Government figures offer insight into the extent of Yorkshire’s gun ownership

An investigation by the Press Association has revealed that Yorkshire holds a disproportionately high number of a certain type of high-powered firearm, compared to other parts of the UK.

Wednesday, 29th July 2020, 8:00 am
Updated Wednesday, 29th July 2020, 8:37 am
More than 2,000 ‘Section 1’ shotguns - defined by the Home Office as ‘weapons that contain a magazine holding more than two rounds’ - are legally held across Yorkshire and the Humber. Photo: Getty Images

According to Government figures, more than 2,000 ‘Section 1’ shotguns – defined by the Home Office as ‘weapons that contain a magazine holding more than two rounds’ - are legally held across Yorkshire and the Humber.

Figures show that North Yorkshire – a sparsely populated but highly rural community – currently has 1,115 registered keepers of Section 1 shotguns, a one per cent increase on the previous year.

There were also 433 such weapons being held legally in Humberside, 319 in South Yorkshire and 309 in West Yorkshire, according to those same figures, meaning there are 2,176 held across Yorkshire and the Humber.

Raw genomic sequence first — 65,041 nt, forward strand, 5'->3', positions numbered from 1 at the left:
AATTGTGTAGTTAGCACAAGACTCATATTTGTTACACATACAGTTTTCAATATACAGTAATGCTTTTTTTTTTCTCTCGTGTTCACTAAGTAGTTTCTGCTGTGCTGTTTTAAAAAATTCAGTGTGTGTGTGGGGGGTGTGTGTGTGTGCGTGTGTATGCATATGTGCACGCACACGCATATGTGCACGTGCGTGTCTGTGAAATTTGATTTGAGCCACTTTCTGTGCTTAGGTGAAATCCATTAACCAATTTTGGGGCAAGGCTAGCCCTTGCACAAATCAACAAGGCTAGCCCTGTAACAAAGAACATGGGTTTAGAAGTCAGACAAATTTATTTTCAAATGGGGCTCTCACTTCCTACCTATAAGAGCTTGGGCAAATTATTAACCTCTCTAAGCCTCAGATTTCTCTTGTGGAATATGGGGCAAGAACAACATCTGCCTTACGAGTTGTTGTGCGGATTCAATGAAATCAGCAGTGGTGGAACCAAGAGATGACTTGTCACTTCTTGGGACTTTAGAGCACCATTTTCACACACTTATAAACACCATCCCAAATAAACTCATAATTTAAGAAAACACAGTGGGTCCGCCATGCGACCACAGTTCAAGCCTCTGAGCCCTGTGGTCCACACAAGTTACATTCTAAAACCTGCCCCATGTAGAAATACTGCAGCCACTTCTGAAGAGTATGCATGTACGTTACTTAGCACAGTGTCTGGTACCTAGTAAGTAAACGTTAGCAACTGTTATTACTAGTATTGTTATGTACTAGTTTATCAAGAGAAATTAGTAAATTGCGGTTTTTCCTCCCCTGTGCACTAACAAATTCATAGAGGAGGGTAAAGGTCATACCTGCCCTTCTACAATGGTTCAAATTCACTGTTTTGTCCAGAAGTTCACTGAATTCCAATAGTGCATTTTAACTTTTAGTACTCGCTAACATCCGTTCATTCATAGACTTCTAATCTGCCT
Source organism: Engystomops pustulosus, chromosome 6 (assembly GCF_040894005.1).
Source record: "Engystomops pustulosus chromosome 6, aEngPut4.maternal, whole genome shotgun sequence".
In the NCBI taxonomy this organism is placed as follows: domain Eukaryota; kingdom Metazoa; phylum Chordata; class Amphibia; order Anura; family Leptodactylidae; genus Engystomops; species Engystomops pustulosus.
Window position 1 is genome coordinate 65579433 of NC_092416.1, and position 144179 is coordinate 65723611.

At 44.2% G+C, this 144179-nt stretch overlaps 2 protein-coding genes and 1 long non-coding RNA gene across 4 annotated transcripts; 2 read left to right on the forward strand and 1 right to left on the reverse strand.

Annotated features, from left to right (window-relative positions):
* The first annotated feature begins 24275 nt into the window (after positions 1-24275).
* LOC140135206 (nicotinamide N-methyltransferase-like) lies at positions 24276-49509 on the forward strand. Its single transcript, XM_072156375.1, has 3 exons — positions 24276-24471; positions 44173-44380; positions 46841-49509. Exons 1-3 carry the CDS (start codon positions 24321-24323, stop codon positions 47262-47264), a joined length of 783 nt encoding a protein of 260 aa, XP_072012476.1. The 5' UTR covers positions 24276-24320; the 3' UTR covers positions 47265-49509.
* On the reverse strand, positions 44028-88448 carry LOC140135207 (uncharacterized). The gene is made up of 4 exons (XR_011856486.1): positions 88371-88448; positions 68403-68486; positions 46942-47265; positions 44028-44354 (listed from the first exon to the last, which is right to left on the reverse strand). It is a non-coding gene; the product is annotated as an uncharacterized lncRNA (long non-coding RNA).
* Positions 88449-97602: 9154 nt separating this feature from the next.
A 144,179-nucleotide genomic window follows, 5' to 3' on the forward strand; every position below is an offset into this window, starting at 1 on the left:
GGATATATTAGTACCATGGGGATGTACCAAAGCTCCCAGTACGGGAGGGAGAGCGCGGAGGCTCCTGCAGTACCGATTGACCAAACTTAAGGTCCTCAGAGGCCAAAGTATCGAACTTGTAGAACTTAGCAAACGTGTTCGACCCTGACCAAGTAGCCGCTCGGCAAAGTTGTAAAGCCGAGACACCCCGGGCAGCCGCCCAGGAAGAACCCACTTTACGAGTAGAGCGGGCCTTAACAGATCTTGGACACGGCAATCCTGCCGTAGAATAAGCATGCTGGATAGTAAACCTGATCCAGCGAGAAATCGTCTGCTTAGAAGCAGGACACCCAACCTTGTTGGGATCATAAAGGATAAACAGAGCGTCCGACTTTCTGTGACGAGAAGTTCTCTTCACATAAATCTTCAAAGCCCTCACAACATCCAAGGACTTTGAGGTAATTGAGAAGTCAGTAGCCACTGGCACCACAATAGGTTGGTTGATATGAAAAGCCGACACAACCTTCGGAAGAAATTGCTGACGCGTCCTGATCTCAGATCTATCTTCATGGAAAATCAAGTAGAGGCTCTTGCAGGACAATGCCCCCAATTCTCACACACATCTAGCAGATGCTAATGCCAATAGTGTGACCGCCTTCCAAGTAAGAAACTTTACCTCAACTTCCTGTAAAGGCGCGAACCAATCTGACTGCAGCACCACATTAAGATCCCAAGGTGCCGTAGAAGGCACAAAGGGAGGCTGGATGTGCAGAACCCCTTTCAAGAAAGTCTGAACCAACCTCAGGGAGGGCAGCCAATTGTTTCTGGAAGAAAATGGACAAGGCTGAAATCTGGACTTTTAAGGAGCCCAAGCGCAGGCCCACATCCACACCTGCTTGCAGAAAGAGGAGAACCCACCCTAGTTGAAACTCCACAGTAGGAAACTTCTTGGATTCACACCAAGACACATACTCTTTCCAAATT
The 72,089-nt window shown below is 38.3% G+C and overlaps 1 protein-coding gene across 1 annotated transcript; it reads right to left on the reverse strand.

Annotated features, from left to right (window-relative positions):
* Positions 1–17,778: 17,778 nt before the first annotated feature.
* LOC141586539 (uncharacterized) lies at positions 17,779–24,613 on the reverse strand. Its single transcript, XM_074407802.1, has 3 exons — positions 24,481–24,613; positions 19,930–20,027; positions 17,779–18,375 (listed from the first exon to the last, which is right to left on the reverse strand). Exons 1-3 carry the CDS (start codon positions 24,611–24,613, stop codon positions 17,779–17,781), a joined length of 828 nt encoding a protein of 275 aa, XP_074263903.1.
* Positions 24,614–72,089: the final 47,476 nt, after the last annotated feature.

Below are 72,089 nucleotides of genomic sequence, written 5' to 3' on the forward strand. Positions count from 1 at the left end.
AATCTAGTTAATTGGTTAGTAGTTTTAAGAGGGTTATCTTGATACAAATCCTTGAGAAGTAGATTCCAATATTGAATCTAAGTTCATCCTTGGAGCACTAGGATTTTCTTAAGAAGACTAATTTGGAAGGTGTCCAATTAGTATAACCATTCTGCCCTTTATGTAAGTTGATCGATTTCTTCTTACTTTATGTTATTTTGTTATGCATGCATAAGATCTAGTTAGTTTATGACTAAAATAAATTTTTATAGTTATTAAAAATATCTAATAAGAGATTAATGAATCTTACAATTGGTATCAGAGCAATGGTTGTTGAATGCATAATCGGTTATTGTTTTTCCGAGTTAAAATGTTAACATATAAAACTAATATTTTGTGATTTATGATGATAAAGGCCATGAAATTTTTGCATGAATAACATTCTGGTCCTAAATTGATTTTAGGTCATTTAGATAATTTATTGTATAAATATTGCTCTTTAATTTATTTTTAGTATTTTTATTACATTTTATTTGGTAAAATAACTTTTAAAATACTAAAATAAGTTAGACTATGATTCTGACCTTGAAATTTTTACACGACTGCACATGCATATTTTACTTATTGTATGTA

In total, figures show that 59,259 weapons were licensed by the four Yorkshire police forces last year, of which 23,797 were by North Yorkshire Police. The majority of these were rifles, commonly used for shooting, while 1,338 were handguns.

A spokesman for North Yorkshire Police said it was unsurprising that such a large swathe of rural Britain should require these types of firearms.

The spokesman said: “Licensed firearms ownership tends to be prevalent in rural areas where they are used to manage the land and where more people work in rural occupations. These areas are more sparsely populated. North Yorkshire is a vast rural county with a high number of farms and some very large rural estates.

“The ownership of such firearms is closely regulated and controlled and the level of firearms offences in the county is extremely low.”

However, some groups continue to express concerns about the prevalence of some types of firearms held in the UK. The Gun Control Network said it is specifically concerned by the legal status of multi-shot shotguns and semi-automatic .22 Calibre rimfire rifles.

The British Association for Shooting and Conservation said certificates are only granted following a rigorous licensing procedure.

A Home Office spokesman said: “The UK has some of the toughest gun laws in the world.”